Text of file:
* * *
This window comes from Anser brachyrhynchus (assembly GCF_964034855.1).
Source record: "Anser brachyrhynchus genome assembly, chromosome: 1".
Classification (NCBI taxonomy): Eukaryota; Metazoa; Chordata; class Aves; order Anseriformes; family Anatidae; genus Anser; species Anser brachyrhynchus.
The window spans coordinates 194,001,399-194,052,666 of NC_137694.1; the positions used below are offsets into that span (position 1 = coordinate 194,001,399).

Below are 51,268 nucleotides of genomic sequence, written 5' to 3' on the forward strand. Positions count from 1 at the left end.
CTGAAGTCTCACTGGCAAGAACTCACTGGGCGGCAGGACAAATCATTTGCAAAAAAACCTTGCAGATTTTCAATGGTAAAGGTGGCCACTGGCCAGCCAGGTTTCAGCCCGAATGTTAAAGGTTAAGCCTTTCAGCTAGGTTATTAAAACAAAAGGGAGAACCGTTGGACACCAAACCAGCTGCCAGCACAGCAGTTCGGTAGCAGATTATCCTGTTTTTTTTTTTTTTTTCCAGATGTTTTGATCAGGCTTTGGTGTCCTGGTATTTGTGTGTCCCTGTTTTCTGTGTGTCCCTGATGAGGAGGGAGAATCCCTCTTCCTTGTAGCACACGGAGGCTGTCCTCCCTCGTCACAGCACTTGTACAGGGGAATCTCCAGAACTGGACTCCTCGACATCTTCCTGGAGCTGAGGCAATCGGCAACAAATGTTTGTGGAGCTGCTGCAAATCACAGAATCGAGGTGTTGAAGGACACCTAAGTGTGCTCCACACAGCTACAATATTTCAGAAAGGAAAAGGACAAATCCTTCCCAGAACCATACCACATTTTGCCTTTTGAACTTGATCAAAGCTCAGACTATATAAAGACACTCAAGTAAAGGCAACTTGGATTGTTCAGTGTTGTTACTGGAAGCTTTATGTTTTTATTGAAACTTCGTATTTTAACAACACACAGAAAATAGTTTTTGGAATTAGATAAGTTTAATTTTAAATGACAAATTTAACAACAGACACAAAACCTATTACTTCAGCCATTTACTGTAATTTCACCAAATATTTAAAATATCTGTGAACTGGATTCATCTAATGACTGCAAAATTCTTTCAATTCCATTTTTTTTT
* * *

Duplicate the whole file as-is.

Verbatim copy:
This window comes from Anser brachyrhynchus (assembly GCF_964034855.1).
Source record: "Anser brachyrhynchus genome assembly, chromosome: 1".
Classification (NCBI taxonomy): Eukaryota; Metazoa; Chordata; class Aves; order Anseriformes; family Anatidae; genus Anser; species Anser brachyrhynchus.
The window spans coordinates 194,001,399-194,052,666 of NC_137694.1; the positions used below are offsets into that span (position 1 = coordinate 194,001,399).

Below are 51,268 nucleotides of genomic sequence, written 5' to 3' on the forward strand. Positions count from 1 at the left end.
CTGAAGTCTCACTGGCAAGAACTCACTGGGCGGCAGGACAAATCATTTGCAAAAAAACCTTGCAGATTTTCAATGGTAAAGGTGGCCACTGGCCAGCCAGGTTTCAGCCCGAATGTTAAAGGTTAAGCCTTTCAGCTAGGTTATTAAAACAAAAGGGAGAACCGTTGGACACCAAACCAGCTGCCAGCACAGCAGTTCGGTAGCAGATTATCCTGTTTTTTTTTTTTTTTTCCAGATGTTTTGATCAGGCTTTGGTGTCCTGGTATTTGTGTGTCCCTGTTTTCTGTGTGTCCCTGATGAGGAGGGAGAATCCCTCTTCCTTGTAGCACACGGAGGCTGTCCTCCCTCGTCACAGCACTTGTACAGGGGAATCTCCAGAACTGGACTCCTCGACATCTTCCTGGAGCTGAGGCAATCGGCAACAAATGTTTGTGGAGCTGCTGCAAATCACAGAATCGAGGTGTTGAAGGACACCTAAGTGTGCTCCACACAGCTACAATATTTCAGAAAGGAAAAGGACAAATCCTTCCCAGAACCATACCACATTTTGCCTTTTGAACTTGATCAAAGCTCAGACTATATAAAGACACTCAAGTAAAGGCAACTTGGATTGTTCAGTGTTGTTACTGGAAGCTTTATGTTTTTATTGAAACTTCGTATTTTAACAACACACAGAAAATAGTTTTTGGAATTAGATAAGTTTAATTTTAAATGACAAATTTAACAACAGACACAAAACCTATTACTTCAGCCATTTACTGTAATTTCACCAAATATTTAAAATATCTGTGAACTGGATTCATCTAATGACTGCAAAATTCTTTCAATTCCATTTTTTTTT